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When I took college calculus (more decades ago than I care to admit), we were introduced to a function that would create a surface of revolution having a finite volume but an infinite surface area. In chasing this idea down recently, I have come across the (apparently) classic example called Gabriel's (or Torricelli's) trumpet, resulting from the function $f(x)= \frac{1}{x}$. But my recollection is that the function I was introduced to in the calculus course had the form of a decreasing exponential, very generally, something like $e^{-f(x)}$.

So my question is: Are there functions other than $1\over x$ (and in particular decreasing exponential functions) that create surfaces of revolution that have the property of containing a finite volume, but having an infinite surface area? I've poked around on MSE and Wikipedia, but have found nothing relevant, as queries all tend to lead to discussions of Gabriel's trumpet.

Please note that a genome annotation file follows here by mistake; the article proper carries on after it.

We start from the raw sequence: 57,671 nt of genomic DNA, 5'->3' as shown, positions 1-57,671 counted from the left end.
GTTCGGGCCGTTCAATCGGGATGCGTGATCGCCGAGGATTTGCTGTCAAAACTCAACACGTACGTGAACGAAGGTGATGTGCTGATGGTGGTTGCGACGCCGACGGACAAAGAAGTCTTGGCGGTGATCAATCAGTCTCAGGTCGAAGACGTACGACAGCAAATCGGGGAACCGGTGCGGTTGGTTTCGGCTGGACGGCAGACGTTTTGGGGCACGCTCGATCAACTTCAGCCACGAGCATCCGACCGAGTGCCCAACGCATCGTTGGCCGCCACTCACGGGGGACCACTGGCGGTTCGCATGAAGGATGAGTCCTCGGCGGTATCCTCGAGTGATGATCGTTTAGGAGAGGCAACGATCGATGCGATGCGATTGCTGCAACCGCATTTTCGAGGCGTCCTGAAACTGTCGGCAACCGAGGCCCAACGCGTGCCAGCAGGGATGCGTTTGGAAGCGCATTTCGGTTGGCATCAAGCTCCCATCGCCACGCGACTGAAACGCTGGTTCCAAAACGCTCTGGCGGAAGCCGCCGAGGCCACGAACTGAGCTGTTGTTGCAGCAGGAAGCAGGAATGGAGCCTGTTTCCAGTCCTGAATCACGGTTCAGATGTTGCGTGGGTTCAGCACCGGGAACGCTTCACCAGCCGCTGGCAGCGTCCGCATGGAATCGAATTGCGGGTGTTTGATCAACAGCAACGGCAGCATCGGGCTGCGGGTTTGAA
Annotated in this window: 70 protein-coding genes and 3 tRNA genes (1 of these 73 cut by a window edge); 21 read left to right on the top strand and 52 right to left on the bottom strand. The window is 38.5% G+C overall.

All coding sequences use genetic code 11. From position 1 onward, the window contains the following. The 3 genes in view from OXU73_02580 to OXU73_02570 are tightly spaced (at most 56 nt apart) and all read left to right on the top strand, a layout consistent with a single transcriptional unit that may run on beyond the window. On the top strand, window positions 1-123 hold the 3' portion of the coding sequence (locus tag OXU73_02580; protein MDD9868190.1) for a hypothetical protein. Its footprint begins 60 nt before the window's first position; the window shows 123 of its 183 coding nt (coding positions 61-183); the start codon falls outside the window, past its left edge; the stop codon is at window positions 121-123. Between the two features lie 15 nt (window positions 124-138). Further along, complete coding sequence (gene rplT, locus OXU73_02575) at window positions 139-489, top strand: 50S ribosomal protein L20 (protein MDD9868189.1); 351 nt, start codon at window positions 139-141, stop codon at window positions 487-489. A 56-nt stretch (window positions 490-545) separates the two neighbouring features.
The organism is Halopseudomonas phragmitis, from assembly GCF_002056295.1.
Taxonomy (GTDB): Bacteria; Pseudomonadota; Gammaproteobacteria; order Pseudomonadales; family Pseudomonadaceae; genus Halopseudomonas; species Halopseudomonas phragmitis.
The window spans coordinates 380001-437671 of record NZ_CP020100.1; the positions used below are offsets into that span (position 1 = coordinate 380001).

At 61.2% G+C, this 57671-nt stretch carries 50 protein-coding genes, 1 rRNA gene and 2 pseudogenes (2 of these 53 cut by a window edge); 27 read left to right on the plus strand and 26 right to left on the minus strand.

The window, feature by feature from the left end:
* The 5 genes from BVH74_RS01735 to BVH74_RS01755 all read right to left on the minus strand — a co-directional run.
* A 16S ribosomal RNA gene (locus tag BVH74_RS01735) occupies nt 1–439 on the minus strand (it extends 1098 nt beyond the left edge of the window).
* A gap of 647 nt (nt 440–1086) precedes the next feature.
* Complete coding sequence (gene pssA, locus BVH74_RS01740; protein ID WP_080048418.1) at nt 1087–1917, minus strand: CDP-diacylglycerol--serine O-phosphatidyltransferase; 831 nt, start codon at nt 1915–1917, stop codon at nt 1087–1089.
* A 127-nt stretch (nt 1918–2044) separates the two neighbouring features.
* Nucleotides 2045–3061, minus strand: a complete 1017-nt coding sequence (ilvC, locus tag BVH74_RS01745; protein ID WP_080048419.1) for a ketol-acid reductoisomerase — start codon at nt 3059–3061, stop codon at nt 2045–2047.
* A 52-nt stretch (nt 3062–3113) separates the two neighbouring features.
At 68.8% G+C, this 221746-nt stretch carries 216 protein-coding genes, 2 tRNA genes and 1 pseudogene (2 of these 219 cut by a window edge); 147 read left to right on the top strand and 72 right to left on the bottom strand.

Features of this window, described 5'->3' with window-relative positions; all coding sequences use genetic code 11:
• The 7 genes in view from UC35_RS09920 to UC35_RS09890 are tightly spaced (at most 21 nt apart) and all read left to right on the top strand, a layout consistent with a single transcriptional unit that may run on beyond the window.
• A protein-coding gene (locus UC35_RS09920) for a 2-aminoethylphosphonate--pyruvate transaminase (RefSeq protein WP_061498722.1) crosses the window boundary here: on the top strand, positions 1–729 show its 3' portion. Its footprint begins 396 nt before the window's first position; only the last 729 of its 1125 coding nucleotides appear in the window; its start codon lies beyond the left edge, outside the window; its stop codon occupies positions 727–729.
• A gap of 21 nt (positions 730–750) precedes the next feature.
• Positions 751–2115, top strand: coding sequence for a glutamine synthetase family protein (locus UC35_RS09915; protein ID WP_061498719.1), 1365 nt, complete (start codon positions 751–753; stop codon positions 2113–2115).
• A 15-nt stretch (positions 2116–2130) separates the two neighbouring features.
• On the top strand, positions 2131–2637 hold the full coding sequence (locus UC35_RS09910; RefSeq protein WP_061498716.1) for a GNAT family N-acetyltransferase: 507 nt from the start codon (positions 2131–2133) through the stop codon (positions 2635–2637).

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There are many answers, not just $\frac1x=\exp(-\ln x)$. If $f:[a,\infty)\to[0,\infty)$ is any function such that $\int_a^\infty f(x) dx=\infty$ and $\int_a^1 (f(x))^2 dx<\infty$, its surface of revolution will enclose the finite volume $\pi \int_a^1 (f(x))^2 dx$ but have infinite surface area $2\pi \int_a^1 f(x)\sqrt{1+(f'(x))^2}dx$, as $f(x)\sqrt{1+(f'(x))^2}\ge f(x)$.

If you choose for example $f(x)=x^{-\beta}$, $1>\beta>\frac12$ then $\int_1^\infty f(x)dx=\infty$ for $0<\beta<1$ but $\int_1^\infty f(x)^2dx=\frac1{1-2\beta}<\infty$.

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